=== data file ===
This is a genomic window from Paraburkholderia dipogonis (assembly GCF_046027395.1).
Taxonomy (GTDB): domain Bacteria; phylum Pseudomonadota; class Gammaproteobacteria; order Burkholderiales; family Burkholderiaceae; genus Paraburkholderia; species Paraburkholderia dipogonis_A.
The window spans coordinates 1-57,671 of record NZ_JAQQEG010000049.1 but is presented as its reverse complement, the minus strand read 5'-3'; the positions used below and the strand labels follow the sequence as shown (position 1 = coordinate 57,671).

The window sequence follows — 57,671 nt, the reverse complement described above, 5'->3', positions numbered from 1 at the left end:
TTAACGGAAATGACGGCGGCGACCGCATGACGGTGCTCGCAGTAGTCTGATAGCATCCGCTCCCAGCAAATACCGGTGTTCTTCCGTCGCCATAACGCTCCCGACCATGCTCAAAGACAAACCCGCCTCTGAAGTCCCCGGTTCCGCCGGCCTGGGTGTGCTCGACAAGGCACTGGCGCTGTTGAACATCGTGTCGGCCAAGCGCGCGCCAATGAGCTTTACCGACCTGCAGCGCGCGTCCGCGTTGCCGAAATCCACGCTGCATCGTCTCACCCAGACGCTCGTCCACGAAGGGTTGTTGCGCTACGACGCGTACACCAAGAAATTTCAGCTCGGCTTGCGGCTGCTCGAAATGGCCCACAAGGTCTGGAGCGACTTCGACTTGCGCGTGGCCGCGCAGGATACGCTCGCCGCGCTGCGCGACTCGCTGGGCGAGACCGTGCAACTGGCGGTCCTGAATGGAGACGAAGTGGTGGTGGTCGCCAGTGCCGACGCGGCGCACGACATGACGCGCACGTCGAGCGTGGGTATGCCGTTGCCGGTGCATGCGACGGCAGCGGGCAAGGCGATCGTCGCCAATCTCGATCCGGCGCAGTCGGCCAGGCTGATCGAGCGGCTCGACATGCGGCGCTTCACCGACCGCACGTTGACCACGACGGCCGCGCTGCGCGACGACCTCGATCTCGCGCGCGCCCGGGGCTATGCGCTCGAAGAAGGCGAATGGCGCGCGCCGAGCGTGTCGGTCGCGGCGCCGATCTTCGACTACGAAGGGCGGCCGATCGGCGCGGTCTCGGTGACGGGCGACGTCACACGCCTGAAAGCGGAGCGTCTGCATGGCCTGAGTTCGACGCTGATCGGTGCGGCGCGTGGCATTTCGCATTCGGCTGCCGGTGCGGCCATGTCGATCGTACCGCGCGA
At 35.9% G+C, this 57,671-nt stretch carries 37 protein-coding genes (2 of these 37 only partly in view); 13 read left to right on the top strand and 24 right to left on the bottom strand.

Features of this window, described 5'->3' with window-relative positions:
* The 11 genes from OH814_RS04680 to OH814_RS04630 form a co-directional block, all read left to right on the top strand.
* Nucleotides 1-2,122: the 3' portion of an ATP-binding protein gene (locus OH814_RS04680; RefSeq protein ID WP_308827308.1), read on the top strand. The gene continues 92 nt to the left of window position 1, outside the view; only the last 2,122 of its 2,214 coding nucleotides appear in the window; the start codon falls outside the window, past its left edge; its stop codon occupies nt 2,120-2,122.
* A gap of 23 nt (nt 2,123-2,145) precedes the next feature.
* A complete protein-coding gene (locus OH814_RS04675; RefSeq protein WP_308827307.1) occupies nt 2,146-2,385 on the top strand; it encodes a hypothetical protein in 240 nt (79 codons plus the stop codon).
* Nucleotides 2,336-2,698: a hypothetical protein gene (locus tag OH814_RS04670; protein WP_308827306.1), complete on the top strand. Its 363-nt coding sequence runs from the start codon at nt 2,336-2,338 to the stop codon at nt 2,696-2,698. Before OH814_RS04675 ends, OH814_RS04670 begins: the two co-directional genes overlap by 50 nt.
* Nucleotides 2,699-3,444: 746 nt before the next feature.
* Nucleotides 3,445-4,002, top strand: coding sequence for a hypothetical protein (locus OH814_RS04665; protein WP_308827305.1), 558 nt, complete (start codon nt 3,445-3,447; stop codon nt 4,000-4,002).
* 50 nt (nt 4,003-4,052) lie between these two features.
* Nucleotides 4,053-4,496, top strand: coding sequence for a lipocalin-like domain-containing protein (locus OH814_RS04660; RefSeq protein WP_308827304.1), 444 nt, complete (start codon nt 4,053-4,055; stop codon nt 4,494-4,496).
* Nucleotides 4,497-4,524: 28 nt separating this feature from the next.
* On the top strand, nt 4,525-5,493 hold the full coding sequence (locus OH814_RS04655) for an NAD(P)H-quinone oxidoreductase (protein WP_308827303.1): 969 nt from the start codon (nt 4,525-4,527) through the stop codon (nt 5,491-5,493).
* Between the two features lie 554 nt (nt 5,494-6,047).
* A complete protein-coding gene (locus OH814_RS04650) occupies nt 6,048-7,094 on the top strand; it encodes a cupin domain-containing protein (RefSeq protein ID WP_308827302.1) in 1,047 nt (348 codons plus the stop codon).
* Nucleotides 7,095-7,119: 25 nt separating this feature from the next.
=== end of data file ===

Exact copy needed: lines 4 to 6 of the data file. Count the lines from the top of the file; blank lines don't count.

The window sequence follows — 57,671 nt, the reverse complement described above, 5'->3', positions numbered from 1 at the left end:
TTAACGGAAATGACGGCGGCGACCGCATGACGGTGCTCGCAGTAGTCTGATAGCATCCGCTCCCAGCAAATACCGGTGTTCTTCCGTCGCCATAACGCTCCCGACCATGCTCAAAGACAAACCCGCCTCTGAAGTCCCCGGTTCCGCCGGCCTGGGTGTGCTCGACAAGGCACTGGCGCTGTTGAACATCGTGTCGGCCAAGCGCGCGCCAATGAGCTTTACCGACCTGCAGCGCGCGTCCGCGTTGCCGAAATCCACGCTGCATCGTCTCACCCAGACGCTCGTCCACGAAGGGTTGTTGCGCTACGACGCGTACACCAAGAAATTTCAGCTCGGCTTGCGGCTGCTCGAAATGGCCCACAAGGTCTGGAGCGACTTCGACTTGCGCGTGGCCGCGCAGGATACGCTCGCCGCGCTGCGCGACTCGCTGGGCGAGACCGTGCAACTGGCGGTCCTGAATGGAGACGAAGTGGTGGTGGTCGCCAGTGCCGACGCGGCGCACGACATGACGCGCACGTCGAGCGTGGGTATGCCGTTGCCGGTGCATGCGACGGCAGCGGGCAAGGCGATCGTCGCCAATCTCGATCCGGCGCAGTCGGCCAGGCTGATCGAGCGGCTCGACATGCGGCGCTTCACCGACCGCACGTTGACCACGACGGCCGCGCTGCGCGACGACCTCGATCTCGCGCGCGCCCGGGGCTATGCGCTCGAAGAAGGCGAATGGCGCGCGCCGAGCGTGTCGGTCGCGGCGCCGATCTTCGACTACGAAGGGCGGCCGATCGGCGCGGTCTCGGTGACGGGCGACGTCACACGCCTGAAAGCGGAGCGTCTGCATGGCCTGAGTTCGACGCTGATCGGTGCGGCGCGTGGCATTTCGCATTCGGCTGCCGGTGCGGCCATGTCGATCGTACCGCGCGA
At 35.9% G+C, this 57,671-nt stretch carries 37 protein-coding genes (2 of these 37 only partly in view); 13 read left to right on the top strand and 24 right to left on the bottom strand.